So as I make apps for people with disabilities and my biggest user base at this time are people with intellectual disabilities in Belgium means that an accessible and easy to digest UI is really important on Android phones. Most of the people in this category live on a fee and an iPhone is most of the times too expensive. But I have an iPhone thanks to a beautiful sponsorship for our nonprofit from Rotary. So testing my UI was in the past pretty difficult. Android emulators are mostly pretty slow, even on a quite good laptop. So the time it takes to stop debugging, do some UI changes and rebuild and reload on the emulator can take some time. Do we want this? 

I was choked from the 🔥🔄  announcement at the Xamarin Dev Summit. I wasn’t there in person but as a good Microsoft fan, I  watch pretty much every live stream. Thanks to Maddy Leger I had the opportunity to go into the early access preview and in 1 week time, Hot Reload changed my life! 

Adjusting little tweaks in UI, adjusting bigger UI changes, it’s all in the speed of light. It’s pretty fast! 

I can write hours about this, but maybe a video about me playing with 🔥🔄 will show you how easy you make an accessible UI:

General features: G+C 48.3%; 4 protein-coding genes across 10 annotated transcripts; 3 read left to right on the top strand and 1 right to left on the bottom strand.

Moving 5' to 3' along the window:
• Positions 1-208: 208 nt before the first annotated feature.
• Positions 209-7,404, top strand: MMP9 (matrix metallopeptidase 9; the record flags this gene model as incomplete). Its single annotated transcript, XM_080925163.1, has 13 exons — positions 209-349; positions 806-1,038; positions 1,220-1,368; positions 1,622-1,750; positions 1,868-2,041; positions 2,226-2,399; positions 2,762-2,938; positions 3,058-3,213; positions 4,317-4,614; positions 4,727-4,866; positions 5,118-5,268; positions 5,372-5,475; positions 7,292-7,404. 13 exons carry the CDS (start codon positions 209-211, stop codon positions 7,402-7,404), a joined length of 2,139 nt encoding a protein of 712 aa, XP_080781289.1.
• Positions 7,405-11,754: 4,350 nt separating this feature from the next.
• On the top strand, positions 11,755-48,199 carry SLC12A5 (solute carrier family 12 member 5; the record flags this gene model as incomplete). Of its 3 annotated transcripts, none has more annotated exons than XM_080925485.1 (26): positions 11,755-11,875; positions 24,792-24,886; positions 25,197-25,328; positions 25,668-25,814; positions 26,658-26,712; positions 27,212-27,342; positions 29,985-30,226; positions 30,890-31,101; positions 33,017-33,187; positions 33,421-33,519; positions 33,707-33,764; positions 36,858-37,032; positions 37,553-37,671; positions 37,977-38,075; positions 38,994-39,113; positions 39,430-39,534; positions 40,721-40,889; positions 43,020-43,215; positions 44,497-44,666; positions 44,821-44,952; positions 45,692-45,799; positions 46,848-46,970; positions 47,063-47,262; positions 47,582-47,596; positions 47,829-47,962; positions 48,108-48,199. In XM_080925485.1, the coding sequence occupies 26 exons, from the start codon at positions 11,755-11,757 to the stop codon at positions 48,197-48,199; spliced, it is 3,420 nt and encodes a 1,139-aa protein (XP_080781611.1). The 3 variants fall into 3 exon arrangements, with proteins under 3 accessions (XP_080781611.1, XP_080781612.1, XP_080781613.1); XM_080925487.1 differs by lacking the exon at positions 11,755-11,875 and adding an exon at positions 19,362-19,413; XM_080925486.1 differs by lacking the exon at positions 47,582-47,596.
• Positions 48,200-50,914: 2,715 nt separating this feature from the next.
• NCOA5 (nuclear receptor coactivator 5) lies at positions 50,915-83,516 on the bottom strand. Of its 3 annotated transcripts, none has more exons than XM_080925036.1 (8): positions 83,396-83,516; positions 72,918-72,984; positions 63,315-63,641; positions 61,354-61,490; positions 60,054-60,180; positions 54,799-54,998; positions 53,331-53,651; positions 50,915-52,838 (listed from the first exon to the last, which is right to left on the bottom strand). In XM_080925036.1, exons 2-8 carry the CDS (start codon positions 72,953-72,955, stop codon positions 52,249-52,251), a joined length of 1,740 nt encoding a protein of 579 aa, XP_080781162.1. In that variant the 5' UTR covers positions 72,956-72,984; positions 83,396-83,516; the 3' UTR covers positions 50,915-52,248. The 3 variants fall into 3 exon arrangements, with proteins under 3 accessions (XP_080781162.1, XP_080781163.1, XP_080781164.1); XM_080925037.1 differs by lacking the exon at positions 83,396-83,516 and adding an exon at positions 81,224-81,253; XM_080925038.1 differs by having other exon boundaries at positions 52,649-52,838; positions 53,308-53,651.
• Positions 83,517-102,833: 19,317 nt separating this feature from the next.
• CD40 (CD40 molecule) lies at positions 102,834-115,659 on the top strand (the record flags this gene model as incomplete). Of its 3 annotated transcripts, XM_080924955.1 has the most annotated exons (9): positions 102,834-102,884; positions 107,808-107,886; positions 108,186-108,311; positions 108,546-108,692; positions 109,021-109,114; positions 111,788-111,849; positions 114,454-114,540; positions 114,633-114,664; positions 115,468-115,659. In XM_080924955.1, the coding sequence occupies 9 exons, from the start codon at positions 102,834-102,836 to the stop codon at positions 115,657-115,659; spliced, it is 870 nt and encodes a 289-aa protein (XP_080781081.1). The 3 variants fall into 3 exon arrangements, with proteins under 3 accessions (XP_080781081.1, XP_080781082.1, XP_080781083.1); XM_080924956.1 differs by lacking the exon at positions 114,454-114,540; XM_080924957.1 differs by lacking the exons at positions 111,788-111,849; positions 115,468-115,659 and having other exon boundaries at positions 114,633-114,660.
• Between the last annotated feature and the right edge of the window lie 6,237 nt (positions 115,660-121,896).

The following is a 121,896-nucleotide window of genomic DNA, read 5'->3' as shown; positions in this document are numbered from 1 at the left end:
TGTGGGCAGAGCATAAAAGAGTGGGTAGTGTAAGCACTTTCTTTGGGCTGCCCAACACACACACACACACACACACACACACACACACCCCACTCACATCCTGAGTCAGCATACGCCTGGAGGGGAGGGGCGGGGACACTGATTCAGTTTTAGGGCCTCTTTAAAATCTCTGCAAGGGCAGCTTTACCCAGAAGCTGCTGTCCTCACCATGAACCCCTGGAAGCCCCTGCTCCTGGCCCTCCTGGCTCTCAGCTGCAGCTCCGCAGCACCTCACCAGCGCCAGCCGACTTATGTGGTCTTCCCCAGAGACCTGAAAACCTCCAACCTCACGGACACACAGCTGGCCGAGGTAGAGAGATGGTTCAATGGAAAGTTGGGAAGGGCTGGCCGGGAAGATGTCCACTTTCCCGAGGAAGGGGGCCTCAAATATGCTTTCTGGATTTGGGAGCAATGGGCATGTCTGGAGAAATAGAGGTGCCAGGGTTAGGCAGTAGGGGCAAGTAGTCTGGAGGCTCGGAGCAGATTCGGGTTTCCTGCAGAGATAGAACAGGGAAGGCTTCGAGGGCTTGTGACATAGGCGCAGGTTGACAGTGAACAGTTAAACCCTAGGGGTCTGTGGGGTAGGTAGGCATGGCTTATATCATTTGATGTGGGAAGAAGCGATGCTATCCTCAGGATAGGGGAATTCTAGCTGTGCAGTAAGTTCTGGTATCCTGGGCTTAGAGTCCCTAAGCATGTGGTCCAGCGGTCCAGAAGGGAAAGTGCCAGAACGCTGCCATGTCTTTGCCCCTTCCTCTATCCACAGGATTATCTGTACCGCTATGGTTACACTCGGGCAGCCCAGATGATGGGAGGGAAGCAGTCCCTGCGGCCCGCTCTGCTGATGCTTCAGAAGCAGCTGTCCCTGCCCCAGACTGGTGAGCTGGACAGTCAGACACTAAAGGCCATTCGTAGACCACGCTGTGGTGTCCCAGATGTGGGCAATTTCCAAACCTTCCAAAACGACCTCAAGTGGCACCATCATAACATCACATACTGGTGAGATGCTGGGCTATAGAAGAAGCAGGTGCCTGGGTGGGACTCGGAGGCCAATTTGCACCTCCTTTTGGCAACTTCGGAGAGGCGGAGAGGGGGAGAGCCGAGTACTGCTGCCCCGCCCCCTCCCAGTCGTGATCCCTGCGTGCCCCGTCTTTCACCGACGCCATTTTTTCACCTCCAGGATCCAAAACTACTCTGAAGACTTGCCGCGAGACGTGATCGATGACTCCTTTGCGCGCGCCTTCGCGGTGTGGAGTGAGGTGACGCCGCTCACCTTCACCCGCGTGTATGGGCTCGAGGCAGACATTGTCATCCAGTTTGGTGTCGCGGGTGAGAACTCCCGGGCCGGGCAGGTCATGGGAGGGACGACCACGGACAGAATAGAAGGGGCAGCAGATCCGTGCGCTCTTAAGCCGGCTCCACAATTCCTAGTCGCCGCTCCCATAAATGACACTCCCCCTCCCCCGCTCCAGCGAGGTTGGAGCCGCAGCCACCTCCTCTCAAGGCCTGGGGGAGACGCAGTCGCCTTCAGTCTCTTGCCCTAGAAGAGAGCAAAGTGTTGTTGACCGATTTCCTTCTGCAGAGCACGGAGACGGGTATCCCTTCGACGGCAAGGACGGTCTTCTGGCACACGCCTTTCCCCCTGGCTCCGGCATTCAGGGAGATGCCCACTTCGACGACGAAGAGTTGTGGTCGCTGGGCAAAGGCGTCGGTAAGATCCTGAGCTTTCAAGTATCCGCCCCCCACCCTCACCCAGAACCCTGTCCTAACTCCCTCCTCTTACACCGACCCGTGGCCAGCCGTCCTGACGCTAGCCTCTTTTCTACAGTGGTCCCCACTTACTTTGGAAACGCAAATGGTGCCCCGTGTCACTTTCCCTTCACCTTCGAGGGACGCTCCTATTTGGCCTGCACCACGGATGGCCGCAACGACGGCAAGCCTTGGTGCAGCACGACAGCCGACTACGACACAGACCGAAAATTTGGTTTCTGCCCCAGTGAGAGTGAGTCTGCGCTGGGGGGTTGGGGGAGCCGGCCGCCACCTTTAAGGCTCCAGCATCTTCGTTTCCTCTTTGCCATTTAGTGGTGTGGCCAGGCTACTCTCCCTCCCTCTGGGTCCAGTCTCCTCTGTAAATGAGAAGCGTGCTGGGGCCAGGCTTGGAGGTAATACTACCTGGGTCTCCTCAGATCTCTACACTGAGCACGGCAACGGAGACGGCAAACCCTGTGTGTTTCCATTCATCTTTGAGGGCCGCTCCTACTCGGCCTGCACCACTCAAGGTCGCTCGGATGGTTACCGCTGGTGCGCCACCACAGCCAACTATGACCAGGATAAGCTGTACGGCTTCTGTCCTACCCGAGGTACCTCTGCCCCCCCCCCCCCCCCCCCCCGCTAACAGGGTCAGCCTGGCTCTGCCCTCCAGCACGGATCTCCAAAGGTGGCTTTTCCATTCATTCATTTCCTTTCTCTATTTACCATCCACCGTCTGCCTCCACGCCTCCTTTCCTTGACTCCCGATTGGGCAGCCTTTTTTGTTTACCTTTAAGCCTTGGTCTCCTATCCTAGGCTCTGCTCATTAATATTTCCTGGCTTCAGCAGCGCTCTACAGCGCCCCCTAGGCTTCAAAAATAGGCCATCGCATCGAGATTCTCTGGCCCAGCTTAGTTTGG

Playing with 🔥🔄

What I am doing in this recording:

-I add text to the Emoji’s

-I change the text color

-I change the background color.

Here you have before and after:

So in less than 3 minutes, I made my application more accessible. Is this the end of this application? NO! It’s just a play around in 5 minutes. Before this recording, I’d played already with  🔥🔄 and I experimented with changing form a stack panel to a grid, and I played even with Shell and Visual! Hot Reload works pretty fast and fluid!

I am 10x autistic!

On the night of 13th of July (CET +1) the 10x hype, or the 10x Engineer hype raised on Twitter! As some of you may know, I am not a fan of hypes. Or am I not? I don’t want to be a fan of hypes. But sometimes I am a fan of some hypes, and do participate in some hypes. Just to tease: I am planning to make a conference talk: “Mind the Hype”. This talk will be about the good, the bad and the ugly of hypes. If people are interested in this talk, please let me know!

So, let the introduction behind, let’s talk about the I am 10x, or the 10x Engineer hype!

Today I posted this tweet:

This tweet was based on the 10x engineer hype. I didn’t put in ‘engineer’ and I forgot the hashtag. Of course I didn’t forgot my own two hashtags. So I even could add: “I am too impulsive”. I see the Tweet and as fast as possible I want to make my own tweet without taking enough time to check if I added the correct hashtags or if I don’t have typo’s! If you see Tweets from me with typo’s it’s because I was too impulsive, a drawback of my autism.

But it’s not all negative. This tweet has a negative sound. But to be clear: autism also has a lot of advantages. So I could write:

“I am 10x autistic

– I am a proud volunteer

– I have unique insights

– I love to share my stories

– I am very honest.”